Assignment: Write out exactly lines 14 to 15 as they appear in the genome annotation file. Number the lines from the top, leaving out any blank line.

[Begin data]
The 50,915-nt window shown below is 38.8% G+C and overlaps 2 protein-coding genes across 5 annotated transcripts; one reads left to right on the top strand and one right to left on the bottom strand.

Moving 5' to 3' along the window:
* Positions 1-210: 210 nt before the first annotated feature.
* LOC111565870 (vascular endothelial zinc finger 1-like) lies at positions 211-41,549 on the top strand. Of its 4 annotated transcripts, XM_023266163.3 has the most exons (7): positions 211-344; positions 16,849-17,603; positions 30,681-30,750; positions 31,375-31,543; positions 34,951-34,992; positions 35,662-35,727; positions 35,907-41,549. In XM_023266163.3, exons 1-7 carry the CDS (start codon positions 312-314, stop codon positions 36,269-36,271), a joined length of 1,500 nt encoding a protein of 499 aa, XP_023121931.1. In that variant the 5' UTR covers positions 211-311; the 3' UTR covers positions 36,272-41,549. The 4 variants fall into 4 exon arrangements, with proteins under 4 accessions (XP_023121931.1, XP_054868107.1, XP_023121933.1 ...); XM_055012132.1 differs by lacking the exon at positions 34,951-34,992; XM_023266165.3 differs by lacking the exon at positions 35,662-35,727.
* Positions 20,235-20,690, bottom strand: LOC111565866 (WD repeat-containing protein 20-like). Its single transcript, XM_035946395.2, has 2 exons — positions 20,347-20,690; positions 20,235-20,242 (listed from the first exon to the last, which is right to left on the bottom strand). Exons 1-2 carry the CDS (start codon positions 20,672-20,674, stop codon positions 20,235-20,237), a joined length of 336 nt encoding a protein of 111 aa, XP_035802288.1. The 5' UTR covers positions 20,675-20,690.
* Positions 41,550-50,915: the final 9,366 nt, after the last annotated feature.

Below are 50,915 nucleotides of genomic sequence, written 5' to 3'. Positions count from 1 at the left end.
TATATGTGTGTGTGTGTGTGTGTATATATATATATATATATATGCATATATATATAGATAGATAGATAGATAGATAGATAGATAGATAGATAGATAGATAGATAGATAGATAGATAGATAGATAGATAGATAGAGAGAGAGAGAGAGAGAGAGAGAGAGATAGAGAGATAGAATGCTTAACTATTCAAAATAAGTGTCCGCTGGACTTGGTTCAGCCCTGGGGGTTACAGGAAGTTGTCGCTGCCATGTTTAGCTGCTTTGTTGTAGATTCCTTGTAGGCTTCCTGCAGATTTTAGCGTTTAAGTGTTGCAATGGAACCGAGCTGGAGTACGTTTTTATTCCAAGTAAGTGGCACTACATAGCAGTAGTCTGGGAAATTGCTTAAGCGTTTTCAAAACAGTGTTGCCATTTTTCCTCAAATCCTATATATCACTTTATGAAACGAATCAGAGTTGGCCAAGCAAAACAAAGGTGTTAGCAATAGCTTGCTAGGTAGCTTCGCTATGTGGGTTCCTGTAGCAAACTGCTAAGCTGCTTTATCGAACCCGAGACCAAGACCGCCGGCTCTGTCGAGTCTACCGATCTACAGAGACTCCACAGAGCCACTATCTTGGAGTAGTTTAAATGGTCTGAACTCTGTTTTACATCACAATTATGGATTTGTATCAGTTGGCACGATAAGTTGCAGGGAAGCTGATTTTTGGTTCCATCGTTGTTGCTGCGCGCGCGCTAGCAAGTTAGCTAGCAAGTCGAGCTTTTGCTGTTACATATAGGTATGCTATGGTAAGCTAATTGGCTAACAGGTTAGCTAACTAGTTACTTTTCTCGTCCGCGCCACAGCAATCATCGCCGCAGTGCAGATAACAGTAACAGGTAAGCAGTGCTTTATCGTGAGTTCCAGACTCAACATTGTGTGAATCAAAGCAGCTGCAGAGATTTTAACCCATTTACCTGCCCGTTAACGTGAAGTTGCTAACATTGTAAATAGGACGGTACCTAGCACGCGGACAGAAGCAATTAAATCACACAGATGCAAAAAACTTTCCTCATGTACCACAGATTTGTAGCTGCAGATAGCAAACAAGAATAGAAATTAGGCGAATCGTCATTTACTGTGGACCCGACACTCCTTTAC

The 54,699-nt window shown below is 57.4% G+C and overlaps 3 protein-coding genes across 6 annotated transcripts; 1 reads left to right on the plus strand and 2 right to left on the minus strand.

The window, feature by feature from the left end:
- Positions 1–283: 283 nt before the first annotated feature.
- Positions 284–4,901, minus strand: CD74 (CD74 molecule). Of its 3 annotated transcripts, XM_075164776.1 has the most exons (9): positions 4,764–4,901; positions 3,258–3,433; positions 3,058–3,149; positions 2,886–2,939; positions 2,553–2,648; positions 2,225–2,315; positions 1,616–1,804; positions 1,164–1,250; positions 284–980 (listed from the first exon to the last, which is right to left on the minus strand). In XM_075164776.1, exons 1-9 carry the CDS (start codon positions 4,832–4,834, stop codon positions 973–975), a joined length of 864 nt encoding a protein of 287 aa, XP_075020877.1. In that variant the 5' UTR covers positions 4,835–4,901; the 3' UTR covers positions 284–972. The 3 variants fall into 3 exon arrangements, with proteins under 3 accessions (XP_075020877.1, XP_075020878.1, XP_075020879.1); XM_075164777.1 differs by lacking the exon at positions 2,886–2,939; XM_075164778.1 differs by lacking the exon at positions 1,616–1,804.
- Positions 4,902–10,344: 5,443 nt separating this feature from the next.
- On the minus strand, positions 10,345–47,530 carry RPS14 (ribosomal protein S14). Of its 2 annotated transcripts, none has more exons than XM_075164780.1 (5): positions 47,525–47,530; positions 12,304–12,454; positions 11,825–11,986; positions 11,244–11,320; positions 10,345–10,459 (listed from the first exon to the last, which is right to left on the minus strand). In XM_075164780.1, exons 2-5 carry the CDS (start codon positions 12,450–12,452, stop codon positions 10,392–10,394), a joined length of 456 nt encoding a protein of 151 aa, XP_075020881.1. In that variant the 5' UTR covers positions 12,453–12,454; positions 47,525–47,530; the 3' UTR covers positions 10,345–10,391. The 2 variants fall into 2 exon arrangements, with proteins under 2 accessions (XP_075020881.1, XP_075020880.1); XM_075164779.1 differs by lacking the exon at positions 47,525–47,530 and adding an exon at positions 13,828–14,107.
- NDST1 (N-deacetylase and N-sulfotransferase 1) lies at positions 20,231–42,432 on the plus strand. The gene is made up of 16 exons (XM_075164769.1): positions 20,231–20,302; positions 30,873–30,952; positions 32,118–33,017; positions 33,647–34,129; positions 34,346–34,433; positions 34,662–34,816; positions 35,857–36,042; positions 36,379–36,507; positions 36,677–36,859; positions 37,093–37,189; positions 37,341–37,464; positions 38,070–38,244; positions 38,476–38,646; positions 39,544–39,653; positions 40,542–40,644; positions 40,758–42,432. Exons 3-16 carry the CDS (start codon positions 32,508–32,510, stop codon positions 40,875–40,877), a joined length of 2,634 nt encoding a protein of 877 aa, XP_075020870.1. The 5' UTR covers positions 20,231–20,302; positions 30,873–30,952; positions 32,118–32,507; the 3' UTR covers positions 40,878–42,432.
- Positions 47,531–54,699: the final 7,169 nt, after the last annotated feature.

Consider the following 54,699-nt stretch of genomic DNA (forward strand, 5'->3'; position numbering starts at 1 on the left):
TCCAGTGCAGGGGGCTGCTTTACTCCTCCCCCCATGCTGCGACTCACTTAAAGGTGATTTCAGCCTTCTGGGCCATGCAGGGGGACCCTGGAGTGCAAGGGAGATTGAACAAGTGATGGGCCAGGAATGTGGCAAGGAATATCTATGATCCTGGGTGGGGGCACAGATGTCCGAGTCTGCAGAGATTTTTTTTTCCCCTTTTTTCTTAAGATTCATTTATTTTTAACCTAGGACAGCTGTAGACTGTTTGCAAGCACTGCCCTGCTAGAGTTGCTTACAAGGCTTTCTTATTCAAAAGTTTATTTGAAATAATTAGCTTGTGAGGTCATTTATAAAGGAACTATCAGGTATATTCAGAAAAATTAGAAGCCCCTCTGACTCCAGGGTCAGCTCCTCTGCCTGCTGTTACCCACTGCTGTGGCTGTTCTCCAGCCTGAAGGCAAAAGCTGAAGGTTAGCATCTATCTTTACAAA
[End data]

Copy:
- On the minus strand, positions 10,345–47,530 carry RPS14 (ribosomal protein S14). Of its 2 annotated transcripts, none has more exons than XM_075164780.1 (5): positions 47,525–47,530; positions 12,304–12,454; positions 11,825–11,986; positions 11,244–11,320; positions 10,345–10,459 (listed from the first exon to the last, which is right to left on the minus strand). In XM_075164780.1, exons 2-5 carry the CDS (start codon positions 12,450–12,452, stop codon positions 10,392–10,394), a joined length of 456 nt encoding a protein of 151 aa, XP_075020881.1. In that variant the 5' UTR covers positions 12,453–12,454; positions 47,525–47,530; the 3' UTR covers positions 10,345–10,391. The 2 variants fall into 2 exon arrangements, with proteins under 2 accessions (XP_075020881.1, XP_075020880.1); XM_075164779.1 differs by lacking the exon at positions 47,525–47,530 and adding an exon at positions 13,828–14,107.
- NDST1 (N-deacetylase and N-sulfotransferase 1) lies at positions 20,231–42,432 on the plus strand. The gene is made up of 16 exons (XM_075164769.1): positions 20,231–20,302; positions 30,873–30,952; positions 32,118–33,017; positions 33,647–34,129; positions 34,346–34,433; positions 34,662–34,816; positions 35,857–36,042; positions 36,379–36,507; positions 36,677–36,859; positions 37,093–37,189; positions 37,341–37,464; positions 38,070–38,244; positions 38,476–38,646; positions 39,544–39,653; positions 40,542–40,644; positions 40,758–42,432. Exons 3-16 carry the CDS (start codon positions 32,508–32,510, stop codon positions 40,875–40,877), a joined length of 2,634 nt encoding a protein of 877 aa, XP_075020870.1. The 5' UTR covers positions 20,231–20,302; positions 30,873–30,952; positions 32,118–32,507; the 3' UTR covers positions 40,878–42,432.